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Illustration: Sarah Grillo/Axios

A recent study found that only 5.5% of security vulnerabilities discovered by researchers were actually ever used by hackers.

Why it matters: That number makes instinctive sense to experts but can seem counterintuitive to anyone outside the field. That's because all vulnerabilities are not created equal — and in a world with hundreds of bugs released a week, prioritizing the important ones is key to any defense.

The big picture: If the 5.5% statistic sounds jarring, you're not alone. Jay Jacobs, the lead author on the study, says he thought it'd be higher, too.

  • "When I first started working with vulnerabilities, I had that reaction," he said, "I saw that and thought the data must be wrong. I went to an expert to ask if the data seemed normal, and he said [nonchalantly] yeah, why?"
  • "You want to think it's like animals in the wild, and the vulnerabilities are their food sources. Why wouldn't they take all the food sources?"

The reasons they wouldn't can vary. Most hacking is criminal, not espionage, and criminal hackers tend to make decisions based on hacking the most computers with the least amount of effort. Not all vulnerabilities are easy to use and not all of the easy to use vulnerabilities are in products that are widely deployed.

The impact: The number of vulnerabilities used by hackers matters because there are far more new vulnerabilities each month affecting any organization than any organization can patch.

  • In fact, in research he published in conjunction with Kenna Security, Jacobs found that organizations only patch 10% of newly found vulnerabilities each month regardless of the organization's size.
  • Patching isn't just a matter of hitting the "update" button. Updates, while critical, can sometimes interfere with crucial software, and often need to be tested before being applied.

What's needed: That makes prioritizing vulnerabilities key. And that means taking several factors into account.

  • Companies often are quick to assume that the most important factor is the most obvious one: the severity of a bug. But understanding the exposure of a system to attacks and what defenses are already in place are equally important.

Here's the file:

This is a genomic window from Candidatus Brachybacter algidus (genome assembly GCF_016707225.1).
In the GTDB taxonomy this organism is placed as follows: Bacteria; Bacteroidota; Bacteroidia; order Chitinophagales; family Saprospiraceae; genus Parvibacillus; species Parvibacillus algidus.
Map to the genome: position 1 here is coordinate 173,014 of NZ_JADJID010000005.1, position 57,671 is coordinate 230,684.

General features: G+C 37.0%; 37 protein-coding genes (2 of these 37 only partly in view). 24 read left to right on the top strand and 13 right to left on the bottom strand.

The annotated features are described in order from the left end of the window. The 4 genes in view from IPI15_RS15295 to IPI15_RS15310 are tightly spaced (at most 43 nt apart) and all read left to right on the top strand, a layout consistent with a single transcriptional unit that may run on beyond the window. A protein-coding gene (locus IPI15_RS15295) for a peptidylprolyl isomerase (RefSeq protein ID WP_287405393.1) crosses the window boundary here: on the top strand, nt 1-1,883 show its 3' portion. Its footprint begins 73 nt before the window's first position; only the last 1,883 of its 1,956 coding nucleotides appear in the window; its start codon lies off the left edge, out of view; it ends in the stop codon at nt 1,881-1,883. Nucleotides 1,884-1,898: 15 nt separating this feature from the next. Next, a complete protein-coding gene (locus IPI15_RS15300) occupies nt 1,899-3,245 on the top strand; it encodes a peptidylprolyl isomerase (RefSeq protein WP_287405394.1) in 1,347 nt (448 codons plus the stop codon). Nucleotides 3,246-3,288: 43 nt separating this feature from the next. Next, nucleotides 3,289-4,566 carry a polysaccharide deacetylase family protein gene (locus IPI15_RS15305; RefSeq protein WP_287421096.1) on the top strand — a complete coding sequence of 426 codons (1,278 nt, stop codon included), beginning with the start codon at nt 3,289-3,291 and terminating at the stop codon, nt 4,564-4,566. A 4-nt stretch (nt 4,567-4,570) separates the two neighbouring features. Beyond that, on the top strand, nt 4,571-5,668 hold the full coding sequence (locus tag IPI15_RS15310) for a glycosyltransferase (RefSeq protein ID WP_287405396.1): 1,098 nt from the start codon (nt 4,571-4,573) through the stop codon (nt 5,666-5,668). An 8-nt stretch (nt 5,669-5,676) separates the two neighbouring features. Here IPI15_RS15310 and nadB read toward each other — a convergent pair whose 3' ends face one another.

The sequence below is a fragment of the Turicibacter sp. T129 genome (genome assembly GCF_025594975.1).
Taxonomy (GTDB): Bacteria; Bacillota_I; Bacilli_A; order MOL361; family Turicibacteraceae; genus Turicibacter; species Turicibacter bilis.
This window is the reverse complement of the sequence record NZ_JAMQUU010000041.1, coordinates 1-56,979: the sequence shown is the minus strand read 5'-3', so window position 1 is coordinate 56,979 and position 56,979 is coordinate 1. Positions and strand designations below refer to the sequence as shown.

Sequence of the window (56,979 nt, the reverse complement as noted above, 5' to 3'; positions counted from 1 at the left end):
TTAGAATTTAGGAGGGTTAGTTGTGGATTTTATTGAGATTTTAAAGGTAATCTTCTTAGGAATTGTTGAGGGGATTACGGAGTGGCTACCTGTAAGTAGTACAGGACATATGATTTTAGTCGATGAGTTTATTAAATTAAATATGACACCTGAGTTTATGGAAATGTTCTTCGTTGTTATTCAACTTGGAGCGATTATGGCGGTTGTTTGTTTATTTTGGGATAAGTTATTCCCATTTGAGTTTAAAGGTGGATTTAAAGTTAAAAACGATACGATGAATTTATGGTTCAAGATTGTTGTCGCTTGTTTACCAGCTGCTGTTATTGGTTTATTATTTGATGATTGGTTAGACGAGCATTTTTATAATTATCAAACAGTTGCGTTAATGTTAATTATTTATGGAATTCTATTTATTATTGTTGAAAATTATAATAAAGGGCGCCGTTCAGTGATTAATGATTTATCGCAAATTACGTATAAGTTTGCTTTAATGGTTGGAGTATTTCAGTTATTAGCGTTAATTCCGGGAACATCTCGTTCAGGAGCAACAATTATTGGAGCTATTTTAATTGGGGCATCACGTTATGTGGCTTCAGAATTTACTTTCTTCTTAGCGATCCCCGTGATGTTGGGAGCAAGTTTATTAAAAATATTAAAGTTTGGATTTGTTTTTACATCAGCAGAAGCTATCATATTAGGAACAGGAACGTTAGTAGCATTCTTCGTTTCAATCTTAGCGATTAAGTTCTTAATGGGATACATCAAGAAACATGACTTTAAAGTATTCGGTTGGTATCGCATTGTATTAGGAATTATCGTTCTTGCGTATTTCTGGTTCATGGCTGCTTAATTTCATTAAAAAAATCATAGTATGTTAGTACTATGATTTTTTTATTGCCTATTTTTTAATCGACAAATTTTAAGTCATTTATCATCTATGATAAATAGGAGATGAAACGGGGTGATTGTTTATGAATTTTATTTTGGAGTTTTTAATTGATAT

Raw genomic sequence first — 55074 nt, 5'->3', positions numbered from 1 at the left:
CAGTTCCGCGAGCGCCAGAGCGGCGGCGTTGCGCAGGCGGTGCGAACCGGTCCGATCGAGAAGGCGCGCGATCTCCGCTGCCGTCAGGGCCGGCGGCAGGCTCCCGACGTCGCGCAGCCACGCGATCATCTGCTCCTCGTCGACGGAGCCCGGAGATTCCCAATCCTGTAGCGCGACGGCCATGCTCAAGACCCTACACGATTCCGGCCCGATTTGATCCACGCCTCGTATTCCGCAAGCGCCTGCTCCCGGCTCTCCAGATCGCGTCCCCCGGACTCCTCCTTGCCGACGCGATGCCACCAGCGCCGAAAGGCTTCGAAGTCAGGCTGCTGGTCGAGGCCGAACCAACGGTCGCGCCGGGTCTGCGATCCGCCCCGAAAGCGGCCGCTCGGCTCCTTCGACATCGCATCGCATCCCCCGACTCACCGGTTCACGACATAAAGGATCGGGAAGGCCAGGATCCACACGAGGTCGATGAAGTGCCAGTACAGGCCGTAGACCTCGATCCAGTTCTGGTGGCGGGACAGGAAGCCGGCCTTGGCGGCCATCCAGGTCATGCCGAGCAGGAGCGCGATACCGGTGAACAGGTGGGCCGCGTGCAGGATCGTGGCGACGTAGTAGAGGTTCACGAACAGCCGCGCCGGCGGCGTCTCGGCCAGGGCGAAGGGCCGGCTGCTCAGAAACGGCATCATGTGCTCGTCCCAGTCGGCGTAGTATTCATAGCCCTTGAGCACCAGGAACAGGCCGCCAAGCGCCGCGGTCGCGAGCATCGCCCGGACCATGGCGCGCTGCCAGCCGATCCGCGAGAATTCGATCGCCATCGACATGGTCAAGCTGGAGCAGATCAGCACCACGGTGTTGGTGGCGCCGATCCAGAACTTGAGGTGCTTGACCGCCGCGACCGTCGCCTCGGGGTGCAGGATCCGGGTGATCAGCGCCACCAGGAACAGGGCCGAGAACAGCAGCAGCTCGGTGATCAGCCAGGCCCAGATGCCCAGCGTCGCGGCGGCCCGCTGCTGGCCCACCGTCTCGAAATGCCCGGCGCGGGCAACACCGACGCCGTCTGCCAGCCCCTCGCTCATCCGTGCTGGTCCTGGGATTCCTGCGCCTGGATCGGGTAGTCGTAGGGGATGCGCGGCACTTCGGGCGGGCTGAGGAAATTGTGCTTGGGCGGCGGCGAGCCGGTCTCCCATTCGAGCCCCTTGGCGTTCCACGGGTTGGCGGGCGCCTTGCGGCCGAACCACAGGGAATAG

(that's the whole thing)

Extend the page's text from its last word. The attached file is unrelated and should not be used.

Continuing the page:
• "Organizations that are more mature will overlay asset management. If a high severity bug is in a server that’s better positioned, it might be able to wait," said Katie Moussouris, founder and CEO of Luta Security.

One factor not to take into account? Us. Or more accurately, media exposure of a vulnerability in general.

  • "If you read the announcements, everything is the end of the world," said Renaud Deraison, co-founder and CTO of Tenable, whose products manage vulnerability patching.
  • Tenable released a study last month demonstrating that there's no correlation between the amount of media attention a vulnerability receives and the urgency of patching it.
  • Take for example the recent series of microprocessor vulnerabilities at Intel and other companies. "Everyone went to patch their CPU. It was a very disruptive, a very invasive thing to patch, and in the end there wasn't an attack," he said.

Go deeper

America's child care sticker shock

Illustration: Sarah Grillo/Axios

Parents looking to return to the job market may find child care options have gotten pricier — and that's if they can enroll their kids at all.

Why it matters: The fate of the recovery partially relies on the return of parents who left the workforce to care for their children.

Biden's major border shake-up

A migrant family waits to be taken to a Border Patrol processing facility after crossing the Rio Grande River. Photo: Brandon Bell/Getty Images

Vice President Kamala Harris' trip to the border on Friday will play out amid the Biden administration widening shake-up of U.S. border policy and leadership.

Driving the news: Rep. Henry Cuellar (D-Tex.) tells Axios that he's been advised by a border official that as soon as mid-July the Biden administration will end all use of Title 42, a Trump-era policy citing coronavirus as rationale to block migrants at the border.

DeSantis signs law requiring college faculty, students to take surveys on beliefs

Florida Gov. Ron DeSantis. Photo: Joe Raedle/Getty Images

Florida Gov. Ron DeSantis (R) signed legislation requiring state colleges and universities to annually survey their students, faculty and staff about their beliefs to ensure "viewpoint diversity and intellectual freedom."

Why it matters: The legislation doesn't specify for what the survey results will be used, but at a press conference on Tuesday DeSantis said that schools found to be "indoctrinating" students aren't "worth tax dollars" and are "not something we’re going to be supporting going forward."